In 1891, the Club due Chien de Berger Belge (Belgian Shepherd Dog Club) was established and gave the four Belgian Shepherd varieties their own breed standards. It was established by Professor Adolphe Reul, who was a Belgian vet. As years passed, the Belgian Shepherd Tervueren became well known, particularly across their native Belgium. They were even used during both World Wars to carry important messages and to pull ambulances and machine-gun carts.

They were first recognised by the American Kennel Club in 1959. However, it is worth noting that The UK Kennel Club, classes the four Belgian Shepherd varieties as a single breed, whereas other registration organisations, like the American Kennel Club, class them as separate dog breeds.

Breed History
Breed Appearance


Belgian Shepherd Tervuerens are handsome-looking dogs. Their slightly elongated heads are nicely chiselled, with fairly flat foreheads, a moderate stop, and a well-centred line. Their muzzles are long and taper gradually to their black noses. Their almond-shaped eyes are medium-sized and dark brown with black rims.

These dogs have triangular-shaped ears that are held erect. The mouth is firm with well-pigmented lips. These dogs have strong jaws with a perfect scissor bite. They display an air of power with muscular withers that are well defined. They have long, strong forequarters with slightly slanted shoulder blades. All Belgian Shepherd breeds also have strong dewclaws, which are permitted as a breed standard.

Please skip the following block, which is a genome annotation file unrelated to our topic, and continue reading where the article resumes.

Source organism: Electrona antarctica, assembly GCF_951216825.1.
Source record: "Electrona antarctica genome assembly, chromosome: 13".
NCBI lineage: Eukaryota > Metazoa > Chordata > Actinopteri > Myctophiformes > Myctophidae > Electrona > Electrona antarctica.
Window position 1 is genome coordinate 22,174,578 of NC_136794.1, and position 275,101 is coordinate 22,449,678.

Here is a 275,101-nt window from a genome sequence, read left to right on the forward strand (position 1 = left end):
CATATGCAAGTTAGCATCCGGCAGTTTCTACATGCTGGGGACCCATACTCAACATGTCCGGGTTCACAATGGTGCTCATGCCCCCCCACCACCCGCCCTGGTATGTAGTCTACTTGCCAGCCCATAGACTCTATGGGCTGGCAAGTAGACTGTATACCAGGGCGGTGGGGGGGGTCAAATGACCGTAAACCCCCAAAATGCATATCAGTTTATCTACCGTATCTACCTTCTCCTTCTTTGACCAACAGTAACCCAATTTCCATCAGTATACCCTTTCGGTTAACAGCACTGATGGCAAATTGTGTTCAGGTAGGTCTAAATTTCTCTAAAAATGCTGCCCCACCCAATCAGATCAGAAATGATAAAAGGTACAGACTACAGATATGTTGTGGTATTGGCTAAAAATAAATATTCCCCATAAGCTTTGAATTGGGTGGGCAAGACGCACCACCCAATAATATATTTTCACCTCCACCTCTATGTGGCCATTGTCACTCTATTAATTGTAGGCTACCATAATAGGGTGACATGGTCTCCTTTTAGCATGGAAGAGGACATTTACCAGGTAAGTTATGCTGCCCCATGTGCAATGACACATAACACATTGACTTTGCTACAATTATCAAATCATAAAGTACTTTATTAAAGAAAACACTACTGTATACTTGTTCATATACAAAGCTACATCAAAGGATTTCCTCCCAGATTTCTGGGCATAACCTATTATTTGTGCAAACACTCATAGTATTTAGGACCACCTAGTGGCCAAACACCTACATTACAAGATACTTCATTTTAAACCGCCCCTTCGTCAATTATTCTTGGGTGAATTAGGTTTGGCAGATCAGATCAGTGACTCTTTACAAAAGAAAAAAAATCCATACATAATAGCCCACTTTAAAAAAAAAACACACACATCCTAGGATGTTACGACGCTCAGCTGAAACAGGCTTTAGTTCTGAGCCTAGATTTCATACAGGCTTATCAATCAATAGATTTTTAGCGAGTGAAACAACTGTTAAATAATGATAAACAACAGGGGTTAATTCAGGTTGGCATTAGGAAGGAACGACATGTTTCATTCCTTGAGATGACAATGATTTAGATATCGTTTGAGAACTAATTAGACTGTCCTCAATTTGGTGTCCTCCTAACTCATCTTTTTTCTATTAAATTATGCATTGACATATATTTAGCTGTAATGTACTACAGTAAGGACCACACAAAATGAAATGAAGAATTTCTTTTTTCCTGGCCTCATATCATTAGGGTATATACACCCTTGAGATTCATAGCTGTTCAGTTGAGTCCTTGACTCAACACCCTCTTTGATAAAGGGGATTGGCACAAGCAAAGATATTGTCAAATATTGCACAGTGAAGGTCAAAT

The body of the Tervueren is powerful yet elegant. They have deep, let-down chests and well-sprung ribcages. Their upper body is broad, straight, and nicely muscled. Their hind legs are robust and well-muscled. These dogs have large, thick feet that boast springy soles and dark-coloured nails. The front feet are round, whereas the back feet are somewhat oval-shaped. The tail is quite long and well-feathered but not bushy. It is set firmly at the base, and the tip is slightly raised when relaxed and higher when excited or alert.

This dog is a double-coated breed. Their topcoat is heavy with long and straight hair. Moreover, it is somewhat harsh to touch, never silky or wiry. The dense undercoat is soft and provides effective protection from the weather. The hair on their heads, outside of their ears, and on the front part of their legs is short. There are also tufts of hair that protect the opening of their ears. The hair on the rest of the body is longer, which includes a mini-mane around the neck called a collarette. There is a fringe of long hair down the back of their front legs and the back of their thighs, as well as on the tail. The colour of the coat ranges from fawn to russet mahogany with a black overlay.